High School Sports

New Paso Robles head football coach Larry Grant ‘excited about what the future holds’

AP

Paso Robles High School named former NFL player Larry Grant as its next head football coach Tuesday following unanimous approval by the Paso Robles Joint Unified School District Board of Trustees.

The former linebacker who played for the San Francisco 49ers, among other teams, will replace longtime head coach Rich Schimke, who was removed from his coaching position in November following an incident involving a player.

“I’m excited to get around these kids and get around everybody else in the faculty and staff at Paso Robles,” Grant said in a phone interview with The Tribune on Wednesday. “For a long time this program has been in a great place. All I can really bring here is a lot more knowledge and my personality itself — my enthusiasm, my energy and a little bit more knowledge that they haven’t had here.”

Grant served as a defensive assistant coach at Clovis North High School last season before he was fired following a midseason 24-7 loss to Paso Robles at War Memorial Stadium.

“It just didn’t work out. It wasn’t the right fit,” Grant said of his departure. “It didn’t hurt me as a coach or in any kind of way. Fifteen people I sat in front of (when interviewing for the job at Paso Robles), they saw something in me that can be a benefit to the future of this program. And it was exactly what they are looking for.”

When reached by phone last week, Clovis North athletic director Coby Lindsey declined to answer questions about the circumstances of Grant’s departure from the school.

“I don’t want to get trapped into something,” Lindsey said before saying that Grant “is a good dude. The kids love him.”

“Clovis North is in my past, and the rest of my past is in the past, NFL and all that,” Grant said. “It comes with me, of course, but I’m more excited about what the future holds with the Paso Robles High School football team.”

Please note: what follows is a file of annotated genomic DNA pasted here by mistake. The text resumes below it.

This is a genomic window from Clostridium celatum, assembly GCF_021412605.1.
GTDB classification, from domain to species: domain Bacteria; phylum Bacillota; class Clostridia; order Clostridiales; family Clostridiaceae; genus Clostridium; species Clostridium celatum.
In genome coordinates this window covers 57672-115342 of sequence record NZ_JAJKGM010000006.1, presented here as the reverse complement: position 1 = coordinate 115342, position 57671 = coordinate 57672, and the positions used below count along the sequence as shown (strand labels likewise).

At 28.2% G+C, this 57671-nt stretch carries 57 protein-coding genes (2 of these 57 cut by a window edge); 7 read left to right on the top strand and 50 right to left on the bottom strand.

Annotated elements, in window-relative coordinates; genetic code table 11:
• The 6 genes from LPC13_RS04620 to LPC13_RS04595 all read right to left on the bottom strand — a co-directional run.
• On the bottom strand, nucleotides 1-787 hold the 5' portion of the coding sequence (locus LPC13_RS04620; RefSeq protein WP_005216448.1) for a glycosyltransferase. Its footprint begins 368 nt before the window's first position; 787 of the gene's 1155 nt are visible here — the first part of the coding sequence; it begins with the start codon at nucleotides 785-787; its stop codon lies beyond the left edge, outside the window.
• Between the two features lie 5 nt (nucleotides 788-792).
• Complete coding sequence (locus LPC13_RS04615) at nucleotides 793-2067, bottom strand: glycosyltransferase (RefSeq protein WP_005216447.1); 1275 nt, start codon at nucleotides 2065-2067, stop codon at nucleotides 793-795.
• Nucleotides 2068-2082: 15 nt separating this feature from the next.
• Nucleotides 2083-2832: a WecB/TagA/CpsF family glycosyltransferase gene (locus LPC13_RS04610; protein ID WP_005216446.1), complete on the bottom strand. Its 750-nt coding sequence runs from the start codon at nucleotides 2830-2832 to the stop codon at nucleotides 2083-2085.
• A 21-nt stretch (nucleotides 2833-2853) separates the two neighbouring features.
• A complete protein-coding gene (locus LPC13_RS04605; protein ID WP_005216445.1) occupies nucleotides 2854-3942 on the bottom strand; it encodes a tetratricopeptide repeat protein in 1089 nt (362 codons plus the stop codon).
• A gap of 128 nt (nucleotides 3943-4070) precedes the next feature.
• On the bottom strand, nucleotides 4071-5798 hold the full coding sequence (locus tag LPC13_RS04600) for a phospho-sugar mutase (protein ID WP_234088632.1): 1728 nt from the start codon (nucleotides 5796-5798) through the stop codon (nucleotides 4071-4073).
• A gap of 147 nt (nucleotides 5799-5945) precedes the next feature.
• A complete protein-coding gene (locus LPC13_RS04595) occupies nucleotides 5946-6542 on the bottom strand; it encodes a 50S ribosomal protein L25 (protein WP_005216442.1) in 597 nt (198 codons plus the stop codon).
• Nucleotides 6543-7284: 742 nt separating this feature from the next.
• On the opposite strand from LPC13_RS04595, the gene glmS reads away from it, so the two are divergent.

Grant is originally from Sacramento, where he graduated from Foothill High School. He played football for the City College of San Francisco for two years and was named the 2005 National Player of the Year. He then earned a full scholarship to Ohio State University where he was named to the All-Academic Big Ten team twice and played in two national championship games.

Grant was drafted by the San Francisco 49ers in 2008 and signed with the St. Louis Rams in 2010, where he started as a linebacker. He returned to the 49ers in 2011 and played in two NFC Championship Games and the 2013 Super Bowl.

“Coach Grant is someone who really has a heart for kids,” former 49ers head coach Mike Singletary said in a release from Paso Robles High School. “There’s a lot he can share with young people about life. He’s had some experiences that kids can benefit from, on and off the field. He was a tough, solid player whose desire to win and compete will carry over into coaching.”

Grant, who played a total of 68 games in the NFL, was suspended for four games in 2013 for violating the league’s performance-enhancing drug policy.

“Failing a drug test is far out of my character and although I never knowingly took a performance enhancing drug, I take full responsibility for what goes in my body and more importantly for the embarrassment of a failed drug test,” Grant wrote in a 2013 statement.

The last time Grant played in the NFL was during a two-game stint with the Chicago Bears in 2013.

Paso Robles defensive coordinator Matt Carroll served as interim head coach for the final three games of the 2016 season following Schimke’s initial suspension. Paso Robles lost in the first round of the Division 3 CIF-Southern Section playoffs and finished with an 8-3 record. The school then began interviewing potential replacements in the following weeks.

“Through the interview process, we learned very quickly that Coach Grant brought a wealth of football knowledge to the table,” Paso Robles High School principal Eric Martinez said in the release. “What stood out the most to me was his high energy and passion for helping student-athletes succeed in the classroom, on the football field, and in their everyday lives.”

When The Tribune spoke to Grant on Wednesday afternoon, he was preparing to meet with students for the first time following a meeting with assistant coaches earlier in the week.

“I want to look into these kids’ eyes; hopefully these kids can take some of my energy from me, because I’m 100 miles per hour all day long,” Grant said, adding he wants to bring an increased level of intensity to practice.

Grant said when he meets with the students, he doesn’t plan to address Schimke’s departure after 17 years leading the Bearcats.

“I’m not going to address the past at all. I’m more interested in what the kids are doing today and tomorrow and for the weeks coming,” Grant said. “Before I got the job, I never asked anybody what happened last year or why the job opened. Whatever happened in the past is not a place for me to dig into. I’m here to change these kids’ lives.”

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